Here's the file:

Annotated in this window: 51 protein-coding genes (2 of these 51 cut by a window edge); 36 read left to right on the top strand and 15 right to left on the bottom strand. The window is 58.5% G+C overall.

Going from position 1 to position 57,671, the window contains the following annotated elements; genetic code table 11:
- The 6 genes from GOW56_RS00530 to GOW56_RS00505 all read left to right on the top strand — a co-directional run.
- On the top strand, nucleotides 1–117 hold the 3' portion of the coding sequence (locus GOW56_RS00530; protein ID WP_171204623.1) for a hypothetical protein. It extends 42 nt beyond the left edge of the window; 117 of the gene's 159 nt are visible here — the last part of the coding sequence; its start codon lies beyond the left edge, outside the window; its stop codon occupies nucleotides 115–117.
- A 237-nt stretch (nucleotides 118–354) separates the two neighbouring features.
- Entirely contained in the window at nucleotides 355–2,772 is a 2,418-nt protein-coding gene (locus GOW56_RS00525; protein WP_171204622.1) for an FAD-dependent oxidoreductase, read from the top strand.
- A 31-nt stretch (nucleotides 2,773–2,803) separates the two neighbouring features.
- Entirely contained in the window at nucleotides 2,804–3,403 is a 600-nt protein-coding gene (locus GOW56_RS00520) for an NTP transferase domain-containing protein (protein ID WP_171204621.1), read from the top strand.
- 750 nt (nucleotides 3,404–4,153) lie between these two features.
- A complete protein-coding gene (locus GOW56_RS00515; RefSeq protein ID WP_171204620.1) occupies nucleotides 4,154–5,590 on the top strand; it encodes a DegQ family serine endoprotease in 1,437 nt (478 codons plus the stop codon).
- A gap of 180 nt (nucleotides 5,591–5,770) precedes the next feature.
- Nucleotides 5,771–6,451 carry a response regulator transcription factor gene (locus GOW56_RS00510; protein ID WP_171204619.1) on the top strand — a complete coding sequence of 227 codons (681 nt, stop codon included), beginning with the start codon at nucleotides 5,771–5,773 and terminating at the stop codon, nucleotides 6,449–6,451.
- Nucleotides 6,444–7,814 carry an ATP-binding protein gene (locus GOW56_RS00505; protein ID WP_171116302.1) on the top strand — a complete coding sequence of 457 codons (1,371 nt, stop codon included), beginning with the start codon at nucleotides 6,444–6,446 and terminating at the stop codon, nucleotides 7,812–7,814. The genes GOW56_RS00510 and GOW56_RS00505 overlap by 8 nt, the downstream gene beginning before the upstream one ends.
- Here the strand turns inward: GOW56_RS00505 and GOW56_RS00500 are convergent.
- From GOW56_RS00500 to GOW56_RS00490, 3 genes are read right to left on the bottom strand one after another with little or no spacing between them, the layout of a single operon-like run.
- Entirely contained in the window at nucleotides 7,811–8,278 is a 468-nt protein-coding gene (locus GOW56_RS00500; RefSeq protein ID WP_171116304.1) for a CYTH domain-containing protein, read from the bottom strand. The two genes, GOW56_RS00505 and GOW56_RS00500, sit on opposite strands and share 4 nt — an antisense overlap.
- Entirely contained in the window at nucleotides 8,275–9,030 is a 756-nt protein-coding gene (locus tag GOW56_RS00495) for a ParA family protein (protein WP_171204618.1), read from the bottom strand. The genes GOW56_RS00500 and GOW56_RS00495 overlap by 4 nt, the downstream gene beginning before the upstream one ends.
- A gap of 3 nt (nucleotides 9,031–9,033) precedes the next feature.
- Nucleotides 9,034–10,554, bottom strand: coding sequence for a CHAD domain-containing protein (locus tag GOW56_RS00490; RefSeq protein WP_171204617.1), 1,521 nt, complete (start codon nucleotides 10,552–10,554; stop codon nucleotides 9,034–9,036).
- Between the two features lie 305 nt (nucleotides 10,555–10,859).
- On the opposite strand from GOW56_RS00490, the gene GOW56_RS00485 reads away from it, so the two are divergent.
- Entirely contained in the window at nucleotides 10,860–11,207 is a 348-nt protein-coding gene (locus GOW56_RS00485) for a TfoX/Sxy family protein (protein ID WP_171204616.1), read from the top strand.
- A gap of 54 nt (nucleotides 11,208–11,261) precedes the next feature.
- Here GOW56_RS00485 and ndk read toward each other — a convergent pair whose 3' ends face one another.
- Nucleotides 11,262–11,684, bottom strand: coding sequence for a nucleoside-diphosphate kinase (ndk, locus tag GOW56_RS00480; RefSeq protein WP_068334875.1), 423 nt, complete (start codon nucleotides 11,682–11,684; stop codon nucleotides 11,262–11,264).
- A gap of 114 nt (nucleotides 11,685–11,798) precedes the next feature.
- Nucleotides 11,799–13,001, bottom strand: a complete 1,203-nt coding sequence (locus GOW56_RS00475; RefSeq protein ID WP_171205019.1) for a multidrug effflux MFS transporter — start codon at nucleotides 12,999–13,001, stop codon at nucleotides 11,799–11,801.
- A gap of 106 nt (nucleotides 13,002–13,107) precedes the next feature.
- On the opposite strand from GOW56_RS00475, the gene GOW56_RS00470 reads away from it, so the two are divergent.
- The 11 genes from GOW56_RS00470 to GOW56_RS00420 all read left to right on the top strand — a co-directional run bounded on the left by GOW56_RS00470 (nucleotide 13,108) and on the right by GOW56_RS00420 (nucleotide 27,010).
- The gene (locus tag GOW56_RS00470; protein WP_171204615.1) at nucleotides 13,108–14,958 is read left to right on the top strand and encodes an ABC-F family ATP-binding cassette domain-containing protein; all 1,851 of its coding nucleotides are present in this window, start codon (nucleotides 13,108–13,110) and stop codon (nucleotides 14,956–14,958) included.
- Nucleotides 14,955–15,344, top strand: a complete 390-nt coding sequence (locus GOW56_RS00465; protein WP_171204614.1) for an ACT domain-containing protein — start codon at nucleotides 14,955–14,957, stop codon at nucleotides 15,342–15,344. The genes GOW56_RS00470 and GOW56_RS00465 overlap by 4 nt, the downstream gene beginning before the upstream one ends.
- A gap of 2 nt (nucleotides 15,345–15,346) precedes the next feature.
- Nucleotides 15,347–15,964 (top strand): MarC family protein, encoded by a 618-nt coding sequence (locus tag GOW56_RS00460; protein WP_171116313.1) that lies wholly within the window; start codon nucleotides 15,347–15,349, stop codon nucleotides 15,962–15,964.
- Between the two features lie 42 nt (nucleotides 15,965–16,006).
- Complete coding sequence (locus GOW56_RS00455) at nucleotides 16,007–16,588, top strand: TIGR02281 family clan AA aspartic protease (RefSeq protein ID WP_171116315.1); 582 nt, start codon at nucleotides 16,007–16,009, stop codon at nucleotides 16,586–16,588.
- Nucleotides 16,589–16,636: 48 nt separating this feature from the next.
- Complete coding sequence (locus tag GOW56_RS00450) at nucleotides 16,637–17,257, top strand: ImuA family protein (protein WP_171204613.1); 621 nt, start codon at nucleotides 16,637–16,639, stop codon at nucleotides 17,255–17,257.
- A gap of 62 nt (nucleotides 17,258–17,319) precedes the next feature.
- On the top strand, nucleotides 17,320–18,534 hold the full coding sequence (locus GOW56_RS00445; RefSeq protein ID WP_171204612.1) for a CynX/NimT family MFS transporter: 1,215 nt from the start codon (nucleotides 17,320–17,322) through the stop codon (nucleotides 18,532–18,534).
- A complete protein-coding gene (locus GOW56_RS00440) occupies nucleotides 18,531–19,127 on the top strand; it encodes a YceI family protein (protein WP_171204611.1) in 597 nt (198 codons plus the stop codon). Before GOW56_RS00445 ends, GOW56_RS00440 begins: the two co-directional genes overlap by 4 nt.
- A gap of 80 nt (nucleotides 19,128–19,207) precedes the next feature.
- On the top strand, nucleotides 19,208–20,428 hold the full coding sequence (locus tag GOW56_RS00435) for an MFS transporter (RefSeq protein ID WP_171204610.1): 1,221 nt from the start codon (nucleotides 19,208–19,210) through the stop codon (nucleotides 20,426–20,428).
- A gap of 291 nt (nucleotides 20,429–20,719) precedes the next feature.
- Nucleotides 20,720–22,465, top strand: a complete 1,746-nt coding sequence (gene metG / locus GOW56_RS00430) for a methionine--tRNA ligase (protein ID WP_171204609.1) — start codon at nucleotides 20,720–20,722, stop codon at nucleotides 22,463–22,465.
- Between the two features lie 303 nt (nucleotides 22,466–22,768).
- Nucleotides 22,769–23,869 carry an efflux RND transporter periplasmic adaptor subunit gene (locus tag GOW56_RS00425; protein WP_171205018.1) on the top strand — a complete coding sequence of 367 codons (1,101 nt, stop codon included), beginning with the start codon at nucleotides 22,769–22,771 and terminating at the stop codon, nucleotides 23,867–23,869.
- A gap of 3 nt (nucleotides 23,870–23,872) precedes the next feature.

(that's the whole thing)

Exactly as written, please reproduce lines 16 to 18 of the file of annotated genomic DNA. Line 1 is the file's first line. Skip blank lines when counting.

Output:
- Entirely contained in the window at nucleotides 7,811–8,278 is a 468-nt protein-coding gene (locus GOW56_RS00500; RefSeq protein ID WP_171116304.1) for a CYTH domain-containing protein, read from the bottom strand. The two genes, GOW56_RS00505 and GOW56_RS00500, sit on opposite strands and share 4 nt — an antisense overlap.
- Entirely contained in the window at nucleotides 8,275–9,030 is a 756-nt protein-coding gene (locus tag GOW56_RS00495) for a ParA family protein (protein WP_171204618.1), read from the bottom strand. The genes GOW56_RS00500 and GOW56_RS00495 overlap by 4 nt, the downstream gene beginning before the upstream one ends.
- A gap of 3 nt (nucleotides 9,031–9,033) precedes the next feature.